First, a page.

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With Right To Work legislation waiting to be debated in the House, will the King get his kicks watching two different public sector unions squabbling with each other over the idea that we should fund education – for only 4 years – on the backs of thousands of middle class workers who essentially got their layoff notices or will “the Plan” spark an actual debate on how we should be funding education in this Commonwealth?  The answer is obvious, we shouldn’t rely on the selling of state assets to fund education when our government has allowed those making the most over the past 4 years to share no sacrifice whatsoever during this time.

 

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Sean Kitchen is an Assistant Editor and Social Media Organizer for Raging Chicken Press. He is student at Kutztown University.  You can follow him on twitter @RCPress_Sean.

About Sean Kitchen

I am an senior Environmental Science Major at Kutztown University. I dedicate my free time to writing and grassroots activism. You can find my twitter address is @RCPress_Sean so send me a tweet! Contact: Twitter | More Posts

2 Comments to PA Liquor Privatization: King Corbett Pitting State Liquor Store Employees vs. Public School Teachers

  1. Mike Crossey, PSEA CEO responds

    http://www.psea.org/general.aspx?id=10146

  2. M. R. Birkos // February 3, 2013 at 1:52 pm // Reply

    Here are the last four states that privatized elements of their liquor sales.

    Iowa went private with retail operations of wine in 1985, and liquor in 1987.

    West Virginia privatized liquor retail operations in 1991.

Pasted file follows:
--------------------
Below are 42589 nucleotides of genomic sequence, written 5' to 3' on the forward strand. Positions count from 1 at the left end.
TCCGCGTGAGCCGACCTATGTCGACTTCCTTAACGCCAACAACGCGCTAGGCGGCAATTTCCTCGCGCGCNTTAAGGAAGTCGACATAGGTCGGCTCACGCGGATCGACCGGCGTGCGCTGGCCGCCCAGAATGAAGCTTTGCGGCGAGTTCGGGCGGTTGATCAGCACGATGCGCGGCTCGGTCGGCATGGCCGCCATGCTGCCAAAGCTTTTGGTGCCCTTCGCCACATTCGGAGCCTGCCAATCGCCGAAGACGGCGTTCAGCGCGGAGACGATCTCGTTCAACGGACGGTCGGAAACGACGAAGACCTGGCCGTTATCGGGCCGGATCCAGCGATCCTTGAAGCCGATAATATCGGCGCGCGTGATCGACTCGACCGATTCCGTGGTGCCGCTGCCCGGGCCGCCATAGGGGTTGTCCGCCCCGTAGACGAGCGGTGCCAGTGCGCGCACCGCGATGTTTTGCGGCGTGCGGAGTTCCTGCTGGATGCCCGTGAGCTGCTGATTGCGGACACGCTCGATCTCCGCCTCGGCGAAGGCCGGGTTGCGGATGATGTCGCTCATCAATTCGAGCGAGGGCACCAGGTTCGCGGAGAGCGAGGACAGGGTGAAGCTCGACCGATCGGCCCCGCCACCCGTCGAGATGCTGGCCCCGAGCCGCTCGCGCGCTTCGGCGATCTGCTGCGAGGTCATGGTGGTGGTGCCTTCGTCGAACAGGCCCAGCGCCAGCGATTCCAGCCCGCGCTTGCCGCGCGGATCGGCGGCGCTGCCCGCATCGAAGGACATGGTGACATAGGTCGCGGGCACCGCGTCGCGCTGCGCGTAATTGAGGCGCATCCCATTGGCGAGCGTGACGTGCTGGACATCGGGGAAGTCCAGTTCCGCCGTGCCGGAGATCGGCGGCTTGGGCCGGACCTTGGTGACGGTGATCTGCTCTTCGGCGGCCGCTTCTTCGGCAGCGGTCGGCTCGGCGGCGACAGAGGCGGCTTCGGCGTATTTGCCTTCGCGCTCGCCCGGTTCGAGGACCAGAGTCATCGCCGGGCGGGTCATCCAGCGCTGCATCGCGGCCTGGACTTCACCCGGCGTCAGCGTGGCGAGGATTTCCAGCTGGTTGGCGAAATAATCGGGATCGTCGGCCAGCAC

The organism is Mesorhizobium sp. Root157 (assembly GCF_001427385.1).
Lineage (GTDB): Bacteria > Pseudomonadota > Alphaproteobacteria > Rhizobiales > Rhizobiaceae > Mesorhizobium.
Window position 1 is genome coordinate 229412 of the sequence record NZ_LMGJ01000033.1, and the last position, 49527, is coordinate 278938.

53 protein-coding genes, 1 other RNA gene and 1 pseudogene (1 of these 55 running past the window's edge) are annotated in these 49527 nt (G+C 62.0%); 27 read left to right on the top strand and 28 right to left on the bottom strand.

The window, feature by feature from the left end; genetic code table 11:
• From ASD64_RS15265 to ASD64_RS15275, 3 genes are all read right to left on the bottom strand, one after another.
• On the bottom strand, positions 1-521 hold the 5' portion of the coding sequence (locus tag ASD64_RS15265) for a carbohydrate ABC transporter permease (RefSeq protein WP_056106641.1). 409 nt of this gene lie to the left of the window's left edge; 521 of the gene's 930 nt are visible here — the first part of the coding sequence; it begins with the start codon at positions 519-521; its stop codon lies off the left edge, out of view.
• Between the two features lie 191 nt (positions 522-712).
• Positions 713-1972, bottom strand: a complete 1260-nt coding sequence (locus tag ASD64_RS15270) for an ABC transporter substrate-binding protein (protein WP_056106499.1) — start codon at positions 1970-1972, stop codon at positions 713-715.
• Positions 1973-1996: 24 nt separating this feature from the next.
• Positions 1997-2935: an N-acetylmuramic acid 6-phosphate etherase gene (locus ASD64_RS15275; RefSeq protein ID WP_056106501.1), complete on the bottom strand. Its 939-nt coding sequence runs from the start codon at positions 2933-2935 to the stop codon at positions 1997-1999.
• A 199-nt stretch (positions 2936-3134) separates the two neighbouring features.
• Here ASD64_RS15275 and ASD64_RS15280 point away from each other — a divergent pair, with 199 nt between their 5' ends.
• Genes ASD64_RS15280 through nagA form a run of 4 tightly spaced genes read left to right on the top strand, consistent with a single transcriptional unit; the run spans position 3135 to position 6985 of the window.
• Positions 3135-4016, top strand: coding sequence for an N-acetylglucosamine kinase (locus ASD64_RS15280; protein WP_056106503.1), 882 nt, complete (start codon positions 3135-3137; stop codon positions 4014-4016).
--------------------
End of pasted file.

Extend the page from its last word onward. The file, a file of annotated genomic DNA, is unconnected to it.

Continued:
Both states earned less than $20 million each. Operational costs were greatly reduced, but the expected windfalls never materialized.

    In 1986, $71.6 million net profit was sent to Iowa coffers. In 1987 – $43.6 million. Cash flow did not return to pre-privatization levels until 2004. They chose to retain wholesale operations, because they would have lost $60-70 million/year.

    http://www.pennlive.com/editorials/index.ssf/2010/12/dont_toast_yet_to_pa_liquor_st_1.html:

    http://voices.washingtonpost.com/virginiapolitics/2010/09/as_we_reported_this_weekend.html:

    In 2004, Maine picked up a quick $125 million for a 10 year lease of their wholesale operations, but since, has lost over $100 million in profits due to revenue sharing with the wholesale distributor.

    http://www.mainebiz.biz/article/20110725/CURRENTEDITION/307259998:

    In 2012, we know that Washington was also dreaming billions. They only earned $150 million for wholesale rights, $30.8 million for their existing stores, and a new liquor/wine/beer license only costs $166.00.

    Last month, the governor’s windfall estimate was $1.6 billion. Today it is $1.0 billion. He is going in the right direction. But ironically, the governor’s billion dollar number and the real market comparables are both deal killers.